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How to Cite a Seminar


When conducting research for a paper, essay, or report, the research may include seminars or speeches. It is important to cite these sources as you would more traditional sources, such as books, magazines, and articles. Citations may be in-text citations, footnotes, and listings on a reference page or works cited page. The most common styles of citation are MLA, APA, and Chicago.

APA

APA, or American Psychological Association, does not have specific guidelines for seminars but instead considers this type of source a personal communication. Personal communications are not included in the reference page of an APA formatted paper, but are cited within the text parenthetically. The name of the person speaking at the seminar, the phrase "personal communication" and the date are included. For example: M. Jones also stated that all prior research was inconclusive (personal communication, January 2, 2012).

MLA

MLA, or Modern Language Association, provides guidelines for citing speeches, lectures, and other oral presentations. Citing a seminar falls within this category. An in-text citation in MLA format simply includes the name of the speaker: Maxwell Jones stated that the prior research was inconclusive. The full citation, as listed in the works cited page, includes name of speaker, title of the speech in quotation marks, name of organization, location, and date. For example: Jones, Maxwell. "Immigration Reform." State University. Fresno, CA. 2 January 2012.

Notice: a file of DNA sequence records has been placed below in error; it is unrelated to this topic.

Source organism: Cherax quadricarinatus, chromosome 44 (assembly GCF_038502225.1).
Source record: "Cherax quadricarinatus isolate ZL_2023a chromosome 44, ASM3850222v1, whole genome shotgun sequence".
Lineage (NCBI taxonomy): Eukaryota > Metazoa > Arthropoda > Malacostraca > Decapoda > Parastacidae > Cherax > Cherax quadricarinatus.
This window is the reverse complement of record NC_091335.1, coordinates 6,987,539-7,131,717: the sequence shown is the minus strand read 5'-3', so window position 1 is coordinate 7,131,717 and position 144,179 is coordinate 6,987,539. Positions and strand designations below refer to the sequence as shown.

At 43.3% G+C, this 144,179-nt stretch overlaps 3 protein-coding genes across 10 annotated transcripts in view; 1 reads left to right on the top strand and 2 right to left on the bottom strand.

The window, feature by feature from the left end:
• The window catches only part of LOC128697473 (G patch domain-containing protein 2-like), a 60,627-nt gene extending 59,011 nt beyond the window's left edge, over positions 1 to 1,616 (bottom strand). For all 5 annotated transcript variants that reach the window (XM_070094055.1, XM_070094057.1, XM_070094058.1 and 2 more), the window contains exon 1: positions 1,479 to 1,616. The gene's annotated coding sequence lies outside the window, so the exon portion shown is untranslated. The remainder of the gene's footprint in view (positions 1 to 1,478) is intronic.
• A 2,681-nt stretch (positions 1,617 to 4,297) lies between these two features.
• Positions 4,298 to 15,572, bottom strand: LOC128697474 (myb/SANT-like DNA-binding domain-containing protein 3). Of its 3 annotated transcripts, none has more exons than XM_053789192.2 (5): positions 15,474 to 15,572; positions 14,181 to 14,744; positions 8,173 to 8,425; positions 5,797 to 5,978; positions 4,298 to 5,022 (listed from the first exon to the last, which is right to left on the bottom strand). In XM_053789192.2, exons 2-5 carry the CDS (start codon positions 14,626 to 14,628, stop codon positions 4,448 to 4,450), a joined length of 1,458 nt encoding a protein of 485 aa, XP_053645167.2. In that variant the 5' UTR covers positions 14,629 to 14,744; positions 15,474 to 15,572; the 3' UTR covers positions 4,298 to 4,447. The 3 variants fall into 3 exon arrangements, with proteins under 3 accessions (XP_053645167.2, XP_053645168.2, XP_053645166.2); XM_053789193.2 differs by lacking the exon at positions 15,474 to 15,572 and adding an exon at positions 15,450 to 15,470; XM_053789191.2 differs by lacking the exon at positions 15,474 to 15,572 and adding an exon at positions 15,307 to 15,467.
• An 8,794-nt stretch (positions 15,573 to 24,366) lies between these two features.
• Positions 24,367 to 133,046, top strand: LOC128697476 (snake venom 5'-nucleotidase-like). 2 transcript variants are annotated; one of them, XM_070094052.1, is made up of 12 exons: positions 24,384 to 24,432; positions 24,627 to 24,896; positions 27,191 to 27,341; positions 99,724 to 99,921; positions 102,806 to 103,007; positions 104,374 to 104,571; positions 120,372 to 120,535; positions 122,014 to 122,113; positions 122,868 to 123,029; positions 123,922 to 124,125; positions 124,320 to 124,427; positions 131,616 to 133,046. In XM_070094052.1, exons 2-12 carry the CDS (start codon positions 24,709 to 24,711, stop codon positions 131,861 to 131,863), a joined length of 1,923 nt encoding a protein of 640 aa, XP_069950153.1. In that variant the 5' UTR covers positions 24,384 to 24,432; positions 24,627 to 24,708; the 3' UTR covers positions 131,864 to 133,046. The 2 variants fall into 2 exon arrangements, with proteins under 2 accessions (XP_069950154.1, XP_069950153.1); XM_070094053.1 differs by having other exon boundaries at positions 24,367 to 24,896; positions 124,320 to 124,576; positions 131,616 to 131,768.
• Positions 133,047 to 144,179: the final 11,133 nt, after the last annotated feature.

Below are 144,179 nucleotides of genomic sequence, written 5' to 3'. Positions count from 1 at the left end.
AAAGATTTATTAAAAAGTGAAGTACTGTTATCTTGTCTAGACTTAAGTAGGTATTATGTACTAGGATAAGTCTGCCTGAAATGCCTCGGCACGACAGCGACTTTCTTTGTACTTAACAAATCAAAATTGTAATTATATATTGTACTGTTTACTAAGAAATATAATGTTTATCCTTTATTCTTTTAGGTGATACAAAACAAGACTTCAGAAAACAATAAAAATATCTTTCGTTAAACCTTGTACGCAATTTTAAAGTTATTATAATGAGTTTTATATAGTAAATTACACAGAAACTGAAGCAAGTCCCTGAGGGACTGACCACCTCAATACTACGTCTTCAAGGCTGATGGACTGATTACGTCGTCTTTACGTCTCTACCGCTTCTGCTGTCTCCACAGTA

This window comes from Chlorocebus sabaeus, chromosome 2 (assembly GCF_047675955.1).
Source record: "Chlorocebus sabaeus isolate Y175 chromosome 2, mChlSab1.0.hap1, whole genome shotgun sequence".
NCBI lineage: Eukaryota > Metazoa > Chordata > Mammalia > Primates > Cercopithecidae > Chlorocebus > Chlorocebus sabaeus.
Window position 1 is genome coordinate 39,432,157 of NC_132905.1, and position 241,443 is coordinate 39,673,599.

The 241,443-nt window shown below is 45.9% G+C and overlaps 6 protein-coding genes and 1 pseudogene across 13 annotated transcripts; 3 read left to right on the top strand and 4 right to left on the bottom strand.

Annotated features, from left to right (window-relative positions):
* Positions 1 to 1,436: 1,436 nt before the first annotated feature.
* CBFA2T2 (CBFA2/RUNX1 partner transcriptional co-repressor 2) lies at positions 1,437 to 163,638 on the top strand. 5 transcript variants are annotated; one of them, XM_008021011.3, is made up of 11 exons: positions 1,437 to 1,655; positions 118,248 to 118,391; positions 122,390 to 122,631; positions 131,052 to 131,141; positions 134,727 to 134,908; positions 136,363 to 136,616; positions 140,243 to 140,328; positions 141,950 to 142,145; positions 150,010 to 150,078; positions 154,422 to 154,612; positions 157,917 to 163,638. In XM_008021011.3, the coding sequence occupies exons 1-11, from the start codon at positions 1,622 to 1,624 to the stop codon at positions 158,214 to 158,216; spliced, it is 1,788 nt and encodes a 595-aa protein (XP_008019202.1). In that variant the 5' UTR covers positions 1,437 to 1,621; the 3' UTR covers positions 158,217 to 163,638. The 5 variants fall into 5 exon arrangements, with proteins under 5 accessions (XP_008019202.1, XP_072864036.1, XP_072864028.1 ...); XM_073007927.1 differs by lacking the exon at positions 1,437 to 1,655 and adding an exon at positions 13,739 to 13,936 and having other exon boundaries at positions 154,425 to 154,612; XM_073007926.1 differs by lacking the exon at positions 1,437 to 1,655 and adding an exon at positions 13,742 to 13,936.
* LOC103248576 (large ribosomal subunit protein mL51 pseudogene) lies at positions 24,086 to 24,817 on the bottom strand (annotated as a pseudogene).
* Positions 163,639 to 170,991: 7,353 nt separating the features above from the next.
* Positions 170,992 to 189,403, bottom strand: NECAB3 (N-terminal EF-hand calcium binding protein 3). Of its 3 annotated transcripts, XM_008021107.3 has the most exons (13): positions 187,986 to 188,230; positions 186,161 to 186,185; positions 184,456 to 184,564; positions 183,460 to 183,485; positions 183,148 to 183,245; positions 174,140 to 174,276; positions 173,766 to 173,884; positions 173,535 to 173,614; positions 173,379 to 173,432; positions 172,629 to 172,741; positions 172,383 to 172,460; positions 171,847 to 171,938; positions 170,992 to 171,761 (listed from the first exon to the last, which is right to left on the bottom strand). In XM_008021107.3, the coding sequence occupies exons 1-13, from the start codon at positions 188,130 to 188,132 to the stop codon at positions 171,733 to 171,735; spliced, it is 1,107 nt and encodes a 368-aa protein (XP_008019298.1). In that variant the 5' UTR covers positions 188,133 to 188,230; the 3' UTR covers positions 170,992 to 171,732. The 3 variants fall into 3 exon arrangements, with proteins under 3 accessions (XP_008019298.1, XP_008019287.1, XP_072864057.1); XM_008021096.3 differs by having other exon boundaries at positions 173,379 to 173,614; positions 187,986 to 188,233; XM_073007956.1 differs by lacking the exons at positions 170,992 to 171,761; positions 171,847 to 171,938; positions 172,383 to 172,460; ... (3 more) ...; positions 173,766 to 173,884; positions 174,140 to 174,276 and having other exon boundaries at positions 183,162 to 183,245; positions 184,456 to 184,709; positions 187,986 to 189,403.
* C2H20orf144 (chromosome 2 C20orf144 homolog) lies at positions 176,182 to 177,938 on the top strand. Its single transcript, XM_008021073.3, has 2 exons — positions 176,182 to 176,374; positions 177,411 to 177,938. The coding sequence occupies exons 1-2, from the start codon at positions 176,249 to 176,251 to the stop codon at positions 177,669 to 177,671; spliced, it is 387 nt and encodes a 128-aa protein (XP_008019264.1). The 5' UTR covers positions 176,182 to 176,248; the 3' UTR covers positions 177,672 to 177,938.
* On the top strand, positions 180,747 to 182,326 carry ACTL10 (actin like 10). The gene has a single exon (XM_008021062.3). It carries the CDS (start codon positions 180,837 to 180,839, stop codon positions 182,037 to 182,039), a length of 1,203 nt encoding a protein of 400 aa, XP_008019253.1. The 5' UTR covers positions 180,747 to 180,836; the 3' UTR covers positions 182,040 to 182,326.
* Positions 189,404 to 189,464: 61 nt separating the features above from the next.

Chicago Style

The Chicago Manual of Style, 16th Edition, provides guidelines for citing lectures, papers presented at meetings, and other presentations. An in-text citation includes the surname of the speaker and year. For example: The prior research was inconclusive (Jones 2012). The full citation on the reference page includes the name of the speaker, the title in quotations, sponsorship or name of organization, location and date. For example: Jones, Maxwell. “Immigration Reform.” Presentation at State University, Fresno, CA, January 2, 2012.

Footnotes

Another way to cite a seminar within a paper or report is to include a footnote. Footnotes give source information at the end of the page rather that in the text. The basic footnote format for seminars includes the name of the speaker, title of speech in quotation marks, title of seminar, place, and date. For example: Maxwell Jones, "Immigration Reform," State University Immigration Conference (Fresno, CA), January 2, 2012.

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